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How to ensure you’re leaving the store with the best pair for your face, lifestyle, and changing vision.
By the time you hit your 50s (and for sure in your 60s), there’s probably one fashion accessory you’re rarely without: your glasses.
In fact, 91% of Americans over the age of 55 wear eyeglasses (including readers) to correct their vision, according to the industry group the Vision Council.
Since glasses are so important to so many of us, it only makes sense that we put some time and thought into the selection process.
Sure, you could keep recycling your trusty frames year after year. Or go with the first pair of frames you see on the display. But is that really how you want to approach this statement-making accessory?
We didn’t think so.
Here are a few tips to help you pick out a new pair of glasses that look great, show off your personality, and—most important—cover your vision needs.
Tip #1: Size Matters Most
It’s likely that your doctor has prescribed lenses that will help you see both far away and close up. And that means bifocal, multifocal, or no-line multifocal progressive lenses.
“When you graduate from single-vision lenses into a bifocal or multifocals, you’ll need a frame that’s a little bit larger,” says John Perez, O.D., an optometrist at the America’s Best in Layton, Utah. “Lens technology has really improved, but your frames will still need to accommodate a lens that’s a bit bigger than one with only one function.”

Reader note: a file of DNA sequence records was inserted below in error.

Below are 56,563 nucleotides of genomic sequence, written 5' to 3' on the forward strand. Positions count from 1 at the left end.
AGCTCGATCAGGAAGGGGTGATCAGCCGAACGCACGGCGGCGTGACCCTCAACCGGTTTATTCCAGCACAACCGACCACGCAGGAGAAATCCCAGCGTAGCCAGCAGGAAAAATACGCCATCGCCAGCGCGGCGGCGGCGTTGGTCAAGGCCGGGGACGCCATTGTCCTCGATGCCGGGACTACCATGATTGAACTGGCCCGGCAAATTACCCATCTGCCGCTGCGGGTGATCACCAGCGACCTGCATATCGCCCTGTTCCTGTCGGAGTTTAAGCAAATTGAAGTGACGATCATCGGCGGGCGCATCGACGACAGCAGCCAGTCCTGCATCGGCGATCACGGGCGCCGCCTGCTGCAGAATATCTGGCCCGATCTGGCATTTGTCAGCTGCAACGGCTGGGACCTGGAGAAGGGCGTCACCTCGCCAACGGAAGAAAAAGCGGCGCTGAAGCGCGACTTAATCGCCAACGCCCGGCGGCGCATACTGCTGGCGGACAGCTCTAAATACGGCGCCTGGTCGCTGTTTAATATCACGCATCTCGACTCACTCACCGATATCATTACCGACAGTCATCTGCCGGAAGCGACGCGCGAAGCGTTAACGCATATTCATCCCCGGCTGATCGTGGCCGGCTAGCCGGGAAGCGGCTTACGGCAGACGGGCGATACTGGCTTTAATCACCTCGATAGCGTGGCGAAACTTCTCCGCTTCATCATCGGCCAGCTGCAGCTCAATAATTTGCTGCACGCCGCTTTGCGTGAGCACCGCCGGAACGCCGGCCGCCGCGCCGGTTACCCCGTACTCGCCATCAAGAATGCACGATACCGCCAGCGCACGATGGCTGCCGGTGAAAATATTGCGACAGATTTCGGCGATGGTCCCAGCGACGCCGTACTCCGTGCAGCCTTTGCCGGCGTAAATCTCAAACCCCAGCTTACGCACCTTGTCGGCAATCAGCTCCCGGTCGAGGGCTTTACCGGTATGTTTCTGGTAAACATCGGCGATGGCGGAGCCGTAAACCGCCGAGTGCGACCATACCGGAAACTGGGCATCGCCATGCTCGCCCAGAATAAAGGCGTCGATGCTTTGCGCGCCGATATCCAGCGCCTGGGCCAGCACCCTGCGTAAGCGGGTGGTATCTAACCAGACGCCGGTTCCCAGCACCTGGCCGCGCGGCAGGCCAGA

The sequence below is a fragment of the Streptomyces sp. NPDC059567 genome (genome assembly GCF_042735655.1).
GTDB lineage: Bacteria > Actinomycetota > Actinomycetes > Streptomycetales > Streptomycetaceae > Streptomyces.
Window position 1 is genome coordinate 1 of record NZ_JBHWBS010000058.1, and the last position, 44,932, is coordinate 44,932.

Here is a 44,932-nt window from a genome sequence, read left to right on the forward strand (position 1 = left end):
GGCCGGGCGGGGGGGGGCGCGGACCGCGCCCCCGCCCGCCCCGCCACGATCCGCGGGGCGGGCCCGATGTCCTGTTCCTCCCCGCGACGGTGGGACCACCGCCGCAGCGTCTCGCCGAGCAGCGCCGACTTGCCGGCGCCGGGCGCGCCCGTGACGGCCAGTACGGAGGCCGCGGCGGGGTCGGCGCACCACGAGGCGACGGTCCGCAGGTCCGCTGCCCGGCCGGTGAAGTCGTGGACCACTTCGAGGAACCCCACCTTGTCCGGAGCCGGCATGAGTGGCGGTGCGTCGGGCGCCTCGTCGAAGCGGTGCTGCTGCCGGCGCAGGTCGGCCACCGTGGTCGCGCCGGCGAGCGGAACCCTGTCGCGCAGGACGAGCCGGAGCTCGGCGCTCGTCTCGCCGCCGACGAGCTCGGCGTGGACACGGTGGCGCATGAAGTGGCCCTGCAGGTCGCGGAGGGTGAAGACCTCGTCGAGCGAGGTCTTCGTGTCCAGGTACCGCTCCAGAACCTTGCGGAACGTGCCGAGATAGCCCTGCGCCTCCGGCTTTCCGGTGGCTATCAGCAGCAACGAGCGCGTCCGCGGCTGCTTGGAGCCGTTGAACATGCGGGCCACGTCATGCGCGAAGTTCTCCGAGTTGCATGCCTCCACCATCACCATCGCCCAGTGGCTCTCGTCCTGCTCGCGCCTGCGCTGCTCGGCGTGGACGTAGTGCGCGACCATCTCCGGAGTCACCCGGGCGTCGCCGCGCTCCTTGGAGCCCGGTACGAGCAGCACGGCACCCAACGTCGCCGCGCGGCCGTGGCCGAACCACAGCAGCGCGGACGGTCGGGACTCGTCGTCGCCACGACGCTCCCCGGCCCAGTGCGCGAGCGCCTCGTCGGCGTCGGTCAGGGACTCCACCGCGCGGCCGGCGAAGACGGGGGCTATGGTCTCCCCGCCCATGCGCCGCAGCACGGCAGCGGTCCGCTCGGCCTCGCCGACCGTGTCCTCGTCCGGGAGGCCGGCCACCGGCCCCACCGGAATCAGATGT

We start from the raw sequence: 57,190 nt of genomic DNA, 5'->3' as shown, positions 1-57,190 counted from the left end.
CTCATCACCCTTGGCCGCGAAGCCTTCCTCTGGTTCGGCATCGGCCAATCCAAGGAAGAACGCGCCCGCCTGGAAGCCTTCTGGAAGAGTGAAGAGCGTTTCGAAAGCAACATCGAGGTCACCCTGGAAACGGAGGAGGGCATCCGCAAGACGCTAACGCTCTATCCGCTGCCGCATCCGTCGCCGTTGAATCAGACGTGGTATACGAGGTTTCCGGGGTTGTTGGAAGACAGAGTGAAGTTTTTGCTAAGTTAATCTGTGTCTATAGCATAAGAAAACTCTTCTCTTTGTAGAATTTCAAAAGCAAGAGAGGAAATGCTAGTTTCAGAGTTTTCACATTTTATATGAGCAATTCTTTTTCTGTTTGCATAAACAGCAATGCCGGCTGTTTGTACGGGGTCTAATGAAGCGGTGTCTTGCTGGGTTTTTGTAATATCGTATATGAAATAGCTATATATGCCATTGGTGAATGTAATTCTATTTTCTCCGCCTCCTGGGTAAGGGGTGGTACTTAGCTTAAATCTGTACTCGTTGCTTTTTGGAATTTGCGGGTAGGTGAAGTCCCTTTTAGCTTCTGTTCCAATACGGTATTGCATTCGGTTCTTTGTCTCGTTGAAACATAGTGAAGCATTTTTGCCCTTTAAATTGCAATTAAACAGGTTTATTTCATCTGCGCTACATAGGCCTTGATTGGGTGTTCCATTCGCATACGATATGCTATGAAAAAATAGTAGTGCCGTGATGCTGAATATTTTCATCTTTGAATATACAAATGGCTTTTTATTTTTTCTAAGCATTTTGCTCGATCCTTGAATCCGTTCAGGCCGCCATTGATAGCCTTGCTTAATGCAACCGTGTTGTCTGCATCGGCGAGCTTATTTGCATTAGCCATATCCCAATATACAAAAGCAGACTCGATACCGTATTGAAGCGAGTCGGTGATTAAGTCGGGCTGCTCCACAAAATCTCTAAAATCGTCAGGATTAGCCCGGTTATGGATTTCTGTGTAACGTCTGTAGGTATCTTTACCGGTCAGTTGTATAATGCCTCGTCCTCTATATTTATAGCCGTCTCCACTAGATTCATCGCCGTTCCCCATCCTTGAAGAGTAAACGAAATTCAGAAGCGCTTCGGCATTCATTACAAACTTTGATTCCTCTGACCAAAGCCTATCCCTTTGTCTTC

Steer away from small frame shapes that don’t cover much more than the actual eye and go for something that’s in the range of medium to large. Even though newer progressive lenses can work in some smaller frames, Dr. Perez says that a larger lens area is still the way to go, as it will give you a more comfortable reading experience.
Tip #2: Be Realistic
Facts are facts. And the fact is that as you get older, it gets tougher to see in dim and dark light. Being certain that blues are blue and greens are green is no longer a given. And coming face-to-face with glare—from oncoming headlights, from bright theater marquees, from your e-reader—is your new nemesis.
Everyone is bothered by glare to a degree (think shielding your eyes from the sun on a day when you forgot your sunglasses). But many older adults are dealing with age-related vision problems that can make glare even more problematic, says Dr. Perez. Presbyopia and cataracts are two examples where glare can sometimes distort your vision and make it tough to tell objects apart.
“Anti-reflective coatings are a must,” says Dr. Perez. “They can really help cut down the glare—especially at night.” The America’s Best NeverGlare Advantage anti-reflective coating costs less than $100 for two pairs.
You might also want to consider lenses with a built-in photochromic coating, such as the popular Transitions brand that’s available at America’s Best. These lenses automatically get lighter or darker depending on the available UV light.